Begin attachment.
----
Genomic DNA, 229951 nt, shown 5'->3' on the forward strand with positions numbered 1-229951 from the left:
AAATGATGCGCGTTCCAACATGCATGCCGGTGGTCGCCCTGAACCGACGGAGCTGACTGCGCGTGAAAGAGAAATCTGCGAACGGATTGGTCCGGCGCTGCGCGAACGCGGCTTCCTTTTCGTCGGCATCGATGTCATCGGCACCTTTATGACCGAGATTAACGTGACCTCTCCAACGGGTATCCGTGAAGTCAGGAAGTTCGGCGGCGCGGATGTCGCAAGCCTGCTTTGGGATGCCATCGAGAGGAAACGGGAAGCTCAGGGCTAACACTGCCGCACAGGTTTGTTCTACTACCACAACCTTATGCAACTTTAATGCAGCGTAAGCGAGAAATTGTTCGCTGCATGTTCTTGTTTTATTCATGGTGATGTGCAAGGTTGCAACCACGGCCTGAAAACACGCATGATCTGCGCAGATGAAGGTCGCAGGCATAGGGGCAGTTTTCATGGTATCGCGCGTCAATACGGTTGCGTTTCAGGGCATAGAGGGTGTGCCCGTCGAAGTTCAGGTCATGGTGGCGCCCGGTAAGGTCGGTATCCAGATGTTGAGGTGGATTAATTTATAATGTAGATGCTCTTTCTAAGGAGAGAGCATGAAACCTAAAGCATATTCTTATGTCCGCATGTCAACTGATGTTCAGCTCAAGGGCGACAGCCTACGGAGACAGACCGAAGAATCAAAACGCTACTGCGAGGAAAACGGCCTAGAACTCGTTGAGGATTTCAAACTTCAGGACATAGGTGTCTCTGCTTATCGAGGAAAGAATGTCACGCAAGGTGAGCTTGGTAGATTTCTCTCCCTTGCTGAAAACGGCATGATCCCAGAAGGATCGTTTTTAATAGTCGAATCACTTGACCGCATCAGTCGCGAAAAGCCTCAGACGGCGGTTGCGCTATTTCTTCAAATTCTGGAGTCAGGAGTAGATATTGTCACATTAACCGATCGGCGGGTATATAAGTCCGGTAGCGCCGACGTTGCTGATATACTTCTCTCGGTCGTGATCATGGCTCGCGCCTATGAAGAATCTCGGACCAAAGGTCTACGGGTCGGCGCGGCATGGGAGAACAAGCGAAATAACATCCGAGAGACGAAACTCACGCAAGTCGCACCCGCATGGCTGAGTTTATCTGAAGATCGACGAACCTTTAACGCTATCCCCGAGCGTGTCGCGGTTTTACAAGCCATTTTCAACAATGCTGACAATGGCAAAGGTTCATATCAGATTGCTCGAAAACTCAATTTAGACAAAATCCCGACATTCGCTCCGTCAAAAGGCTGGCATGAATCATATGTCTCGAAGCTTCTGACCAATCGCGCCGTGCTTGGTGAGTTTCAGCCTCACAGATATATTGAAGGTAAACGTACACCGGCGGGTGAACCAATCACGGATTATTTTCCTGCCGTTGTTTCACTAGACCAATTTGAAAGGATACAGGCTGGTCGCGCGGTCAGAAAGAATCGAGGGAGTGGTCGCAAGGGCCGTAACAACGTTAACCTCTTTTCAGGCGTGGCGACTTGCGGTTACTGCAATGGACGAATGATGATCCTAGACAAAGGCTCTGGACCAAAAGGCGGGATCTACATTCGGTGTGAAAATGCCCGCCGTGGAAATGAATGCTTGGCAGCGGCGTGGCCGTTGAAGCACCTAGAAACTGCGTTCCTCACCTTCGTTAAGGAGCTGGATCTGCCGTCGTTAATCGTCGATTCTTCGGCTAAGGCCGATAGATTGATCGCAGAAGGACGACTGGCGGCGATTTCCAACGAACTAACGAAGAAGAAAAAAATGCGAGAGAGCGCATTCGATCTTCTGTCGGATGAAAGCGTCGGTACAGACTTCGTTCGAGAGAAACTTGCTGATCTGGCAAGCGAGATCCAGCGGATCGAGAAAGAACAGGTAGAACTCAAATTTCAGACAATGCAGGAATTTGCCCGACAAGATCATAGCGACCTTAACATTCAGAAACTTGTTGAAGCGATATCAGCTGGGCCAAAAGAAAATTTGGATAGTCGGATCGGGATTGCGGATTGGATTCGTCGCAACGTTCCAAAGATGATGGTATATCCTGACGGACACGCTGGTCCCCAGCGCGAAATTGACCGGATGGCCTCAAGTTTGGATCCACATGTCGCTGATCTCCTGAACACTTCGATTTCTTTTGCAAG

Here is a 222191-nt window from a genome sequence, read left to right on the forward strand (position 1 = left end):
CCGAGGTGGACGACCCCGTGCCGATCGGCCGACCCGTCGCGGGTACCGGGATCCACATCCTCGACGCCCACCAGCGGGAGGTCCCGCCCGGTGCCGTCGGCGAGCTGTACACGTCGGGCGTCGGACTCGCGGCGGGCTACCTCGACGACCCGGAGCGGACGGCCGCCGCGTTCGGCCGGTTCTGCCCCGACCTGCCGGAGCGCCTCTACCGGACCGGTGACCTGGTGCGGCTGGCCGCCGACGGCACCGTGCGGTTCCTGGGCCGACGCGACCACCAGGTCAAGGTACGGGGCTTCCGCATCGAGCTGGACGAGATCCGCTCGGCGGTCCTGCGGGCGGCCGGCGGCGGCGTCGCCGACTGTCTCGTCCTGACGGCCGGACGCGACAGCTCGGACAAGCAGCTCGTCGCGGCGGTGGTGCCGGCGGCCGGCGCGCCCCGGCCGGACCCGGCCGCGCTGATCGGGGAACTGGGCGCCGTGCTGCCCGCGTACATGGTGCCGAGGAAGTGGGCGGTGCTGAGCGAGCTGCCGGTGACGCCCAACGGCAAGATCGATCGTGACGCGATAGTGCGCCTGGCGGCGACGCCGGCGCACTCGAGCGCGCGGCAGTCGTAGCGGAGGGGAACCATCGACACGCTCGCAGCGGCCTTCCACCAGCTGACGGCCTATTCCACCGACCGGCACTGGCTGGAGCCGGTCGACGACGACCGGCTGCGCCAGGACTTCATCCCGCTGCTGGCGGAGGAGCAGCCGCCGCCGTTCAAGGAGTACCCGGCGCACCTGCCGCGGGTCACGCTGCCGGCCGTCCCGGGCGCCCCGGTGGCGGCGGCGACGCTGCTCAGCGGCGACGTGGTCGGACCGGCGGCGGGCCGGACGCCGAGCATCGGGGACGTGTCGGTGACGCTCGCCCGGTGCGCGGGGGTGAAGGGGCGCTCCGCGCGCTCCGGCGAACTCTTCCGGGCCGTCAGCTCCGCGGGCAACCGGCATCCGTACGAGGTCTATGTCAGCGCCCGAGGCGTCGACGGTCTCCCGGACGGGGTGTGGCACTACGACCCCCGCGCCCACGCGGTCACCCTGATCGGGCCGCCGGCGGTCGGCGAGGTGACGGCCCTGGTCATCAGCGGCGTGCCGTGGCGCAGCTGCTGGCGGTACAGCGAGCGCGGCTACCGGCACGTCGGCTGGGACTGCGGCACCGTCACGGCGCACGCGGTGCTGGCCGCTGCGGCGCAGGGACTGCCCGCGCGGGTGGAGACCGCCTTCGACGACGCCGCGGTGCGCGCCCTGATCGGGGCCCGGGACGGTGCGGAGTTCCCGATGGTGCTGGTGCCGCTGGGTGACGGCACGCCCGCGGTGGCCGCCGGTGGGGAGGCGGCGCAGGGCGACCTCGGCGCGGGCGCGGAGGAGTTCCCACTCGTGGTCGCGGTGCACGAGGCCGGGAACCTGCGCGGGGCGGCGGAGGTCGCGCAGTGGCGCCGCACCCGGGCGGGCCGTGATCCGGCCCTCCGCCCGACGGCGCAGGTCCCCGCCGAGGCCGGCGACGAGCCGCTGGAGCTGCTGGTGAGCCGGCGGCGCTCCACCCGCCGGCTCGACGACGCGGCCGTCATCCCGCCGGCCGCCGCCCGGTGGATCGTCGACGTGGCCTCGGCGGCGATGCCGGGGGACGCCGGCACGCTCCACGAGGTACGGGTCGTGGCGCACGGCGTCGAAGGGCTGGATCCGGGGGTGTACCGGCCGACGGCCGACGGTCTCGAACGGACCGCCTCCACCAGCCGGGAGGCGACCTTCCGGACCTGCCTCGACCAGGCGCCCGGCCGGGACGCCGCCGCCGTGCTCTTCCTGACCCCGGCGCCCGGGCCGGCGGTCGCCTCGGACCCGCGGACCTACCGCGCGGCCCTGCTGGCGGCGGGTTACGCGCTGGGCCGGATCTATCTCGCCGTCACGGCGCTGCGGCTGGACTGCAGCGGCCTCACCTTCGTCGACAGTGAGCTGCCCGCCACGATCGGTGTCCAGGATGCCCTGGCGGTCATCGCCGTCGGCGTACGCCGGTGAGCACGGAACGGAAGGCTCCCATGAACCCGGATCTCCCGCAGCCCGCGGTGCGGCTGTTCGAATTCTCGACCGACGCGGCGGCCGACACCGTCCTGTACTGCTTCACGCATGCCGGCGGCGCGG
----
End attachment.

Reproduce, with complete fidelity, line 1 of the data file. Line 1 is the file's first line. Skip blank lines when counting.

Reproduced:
Genomic DNA, 229951 nt, shown 5'->3' on the forward strand with positions numbered 1-229951 from the left: